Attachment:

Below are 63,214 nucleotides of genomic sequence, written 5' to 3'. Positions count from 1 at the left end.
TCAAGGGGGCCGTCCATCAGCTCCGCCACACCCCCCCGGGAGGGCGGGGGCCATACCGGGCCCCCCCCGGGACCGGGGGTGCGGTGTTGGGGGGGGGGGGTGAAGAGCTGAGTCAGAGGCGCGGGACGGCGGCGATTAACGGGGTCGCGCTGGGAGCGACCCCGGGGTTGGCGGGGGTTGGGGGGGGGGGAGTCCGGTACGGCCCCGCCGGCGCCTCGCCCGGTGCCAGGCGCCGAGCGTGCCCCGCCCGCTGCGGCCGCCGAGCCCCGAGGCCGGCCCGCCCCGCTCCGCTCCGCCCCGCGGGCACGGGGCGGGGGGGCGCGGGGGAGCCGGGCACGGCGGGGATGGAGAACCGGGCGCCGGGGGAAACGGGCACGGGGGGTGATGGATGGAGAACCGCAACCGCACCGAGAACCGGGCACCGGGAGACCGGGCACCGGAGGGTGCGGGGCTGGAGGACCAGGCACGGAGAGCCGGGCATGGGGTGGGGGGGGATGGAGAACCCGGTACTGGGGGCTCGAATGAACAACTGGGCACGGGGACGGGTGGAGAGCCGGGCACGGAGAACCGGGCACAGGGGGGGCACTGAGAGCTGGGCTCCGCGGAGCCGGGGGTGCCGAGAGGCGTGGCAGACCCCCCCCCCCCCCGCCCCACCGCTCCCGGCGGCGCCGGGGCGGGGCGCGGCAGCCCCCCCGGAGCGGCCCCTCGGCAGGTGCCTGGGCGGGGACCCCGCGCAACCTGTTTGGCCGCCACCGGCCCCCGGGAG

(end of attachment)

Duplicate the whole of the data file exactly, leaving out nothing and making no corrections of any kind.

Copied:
Below are 63,214 nucleotides of genomic sequence, written 5' to 3'. Positions count from 1 at the left end.
TCAAGGGGGCCGTCCATCAGCTCCGCCACACCCCCCCGGGAGGGCGGGGGCCATACCGGGCCCCCCCCGGGACCGGGGGTGCGGTGTTGGGGGGGGGGGGTGAAGAGCTGAGTCAGAGGCGCGGGACGGCGGCGATTAACGGGGTCGCGCTGGGAGCGACCCCGGGGTTGGCGGGGGTTGGGGGGGGGGGAGTCCGGTACGGCCCCGCCGGCGCCTCGCCCGGTGCCAGGCGCCGAGCGTGCCCCGCCCGCTGCGGCCGCCGAGCCCCGAGGCCGGCCCGCCCCGCTCCGCTCCGCCCCGCGGGCACGGGGCGGGGGGGCGCGGGGGAGCCGGGCACGGCGGGGATGGAGAACCGGGCGCCGGGGGAAACGGGCACGGGGGGTGATGGATGGAGAACCGCAACCGCACCGAGAACCGGGCACCGGGAGACCGGGCACCGGAGGGTGCGGGGCTGGAGGACCAGGCACGGAGAGCCGGGCATGGGGTGGGGGGGGATGGAGAACCCGGTACTGGGGGCTCGAATGAACAACTGGGCACGGGGACGGGTGGAGAGCCGGGCACGGAGAACCGGGCACAGGGGGGGCACTGAGAGCTGGGCTCCGCGGAGCCGGGGGTGCCGAGAGGCGTGGCAGACCCCCCCCCCCCCCGCCCCACCGCTCCCGGCGGCGCCGGGGCGGGGCGCGGCAGCCCCCCCGGAGCGGCCCCTCGGCAGGTGCCTGGGCGGGGACCCCGCGCAACCTGTTTGGCCGCCACCGGCCCCCGGGAG